Since 2002 I’ve learned quite a lot about steel kitchen cabinets, which were crazy popular in post-World War II America. During the war, we worked hard, saved our money – and dreamed of the day it would all be over so that we could build happy homes with our families. The center of the home then, as now: The kitchen. And steel was the material of choice. Pulling together much of what I’ve learned and covered on the blog to date, I created an entire page dedicated to the history and design of vintage metal kitchen cabinets, along with an FAQ. 3,263 words. Short? Well, there are lots of pictures too. Read all about the history of steel kitchen cabinets.

CategoriesCabinets
  1. Annie says:

    I saw my first steel kitchen “in the wild” this weekend, after reading about them on this Web site. I was at an estate sale (70 years of accumulation) in a home in Minneapolis near Lake Hiawatha. This place was a fabulous time capsule! Red kitchen countertops, white steel cabinets. Blue bathroom, with tub and plastic wall tiles. Basement rec room. The works! What fun to see one in person. Love your Web site.

  2. Pamela Brookins says:

    I love these cabinets! My Mother-in-Law had these in her kitchen when I first started dating my husband. They were perfect condition and looked brand new, even inside. I was so sad when she replaced them with wood. Wish I’d had a place to store them at the time. Alas they were relegated to their garage.

  3. Joe Felice says:

    Steel was the key — the all-American material. We manufactured it & everybody else wanted it. After WWII, we had to do something will all those steel mills. Then we invented plastics & how to work with them. Plastic became a cheap imitation for both wood & steel. This included laminates. Then, we discovered how to extrude plastic, and, by the ’60s, there was no stopping us.

    Nowadays, we buy our steel from other countries (mostly Japan), & our plastic and wallboard from China. Ain’t that a kick? No wonder we have no jobs.

  4. Rose Johnson says:

    In 2002 I decided to renovate my 1958 kitchen of GE steel cabinets in order for the kitchen to function for today. So, I bought more steel cabinets filling our garage with all the colors of the 1950s. Then I planned a new kitchen layout that gave me ample counter space and 17 drawers – replacing my previous workspace of about 3 linear feet of counter and 6 drawers. I also updated the insides with slide-out drawers and other inserts.

    My old pantry became shelves for small kitchen appliances at the end of one counter. I bought a 1940s pantry – 15 inches deep and 36 inches wide. I took dining room space and made a niche for the new pantry and refrigerator. I remember taking the old handles from the pantry to a store specializing in handles and knobs. The owner told me tough luck – he didn’t have anything that would fit my holes. I said surely you do. Then I found four stainless steel knobs to fit each each hole. Few would look at this cabinet or my kitchen and say “Wow, that’s old.”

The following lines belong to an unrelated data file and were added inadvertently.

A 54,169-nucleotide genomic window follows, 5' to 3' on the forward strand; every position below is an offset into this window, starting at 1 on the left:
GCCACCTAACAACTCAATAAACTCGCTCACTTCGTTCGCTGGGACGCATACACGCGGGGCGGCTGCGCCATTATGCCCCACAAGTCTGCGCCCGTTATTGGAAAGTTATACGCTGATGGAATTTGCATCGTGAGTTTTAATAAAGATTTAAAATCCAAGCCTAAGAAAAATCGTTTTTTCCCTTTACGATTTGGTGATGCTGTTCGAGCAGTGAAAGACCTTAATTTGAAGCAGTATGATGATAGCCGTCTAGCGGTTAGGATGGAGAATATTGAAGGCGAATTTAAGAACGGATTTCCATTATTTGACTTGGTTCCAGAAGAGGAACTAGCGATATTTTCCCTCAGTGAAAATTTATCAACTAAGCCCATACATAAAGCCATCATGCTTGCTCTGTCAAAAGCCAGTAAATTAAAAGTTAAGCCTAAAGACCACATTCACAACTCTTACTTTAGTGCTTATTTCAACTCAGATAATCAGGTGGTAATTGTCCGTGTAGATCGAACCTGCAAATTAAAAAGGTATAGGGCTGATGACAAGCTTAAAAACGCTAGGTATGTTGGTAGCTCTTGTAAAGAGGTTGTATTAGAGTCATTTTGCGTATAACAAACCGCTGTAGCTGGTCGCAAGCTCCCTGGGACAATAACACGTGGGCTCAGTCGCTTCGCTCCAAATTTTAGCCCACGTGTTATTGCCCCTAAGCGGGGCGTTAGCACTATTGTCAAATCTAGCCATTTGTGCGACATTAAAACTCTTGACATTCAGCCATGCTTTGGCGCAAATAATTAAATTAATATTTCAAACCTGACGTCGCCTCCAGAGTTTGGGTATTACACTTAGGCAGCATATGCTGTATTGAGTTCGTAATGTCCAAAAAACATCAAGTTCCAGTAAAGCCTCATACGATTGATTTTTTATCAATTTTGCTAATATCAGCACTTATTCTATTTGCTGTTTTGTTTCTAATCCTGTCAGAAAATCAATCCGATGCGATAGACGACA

I studied 1950s magazines and in a McCall’s I found one kitchen designed by Paul McCobb. It used various shades of his favorite blues and oranges for the cabinets. At that point, I knew that McCobb, Nelson and other designers from that era would approve of my plans to update their innovations of the 1950s to work in today’s world.

  5. bepsf says:

    Very Interesting!

    When my Dad was in the USAF, we were stationed at the old Kincheloe AFB near Sault Ste Marie, Michigan…
    …all base housing had steel kitchen cabinets – we lived in a 2 br w/ soft yellow cabinets and later in a 3br w/ powder blue cabinets.

    I’d imagine that you could find TONS of them up there or near any decommissioned military base where the 1950’s housing has been sold to the public or torn down…

  6. Teresa says:

    Oh my goodness! SO interesting …! My sister-in-law lives in the MOST GORGEOUS midcentury modern home – in Belpre, OH…. but I was so sad to see she had swapped out her old kitchen cabinets and the atomic boomerang countertops.

    And the all tile bathroom was done in a classic grey with accents in black… with a matching cast iron tub and sink too! All of the tile was painted over in beige. 🙁 And it still has the original shower curtain rod – which I have looked ALL over to find an original or reproduction to no avail – It’s a hex shape, with the curtain attachment hanging from the bottom… and then runs back and forth in that bottom groove via some sort of ball bearing attachment.

    Love the blog!! 🙂 Great job!

Comments are closed.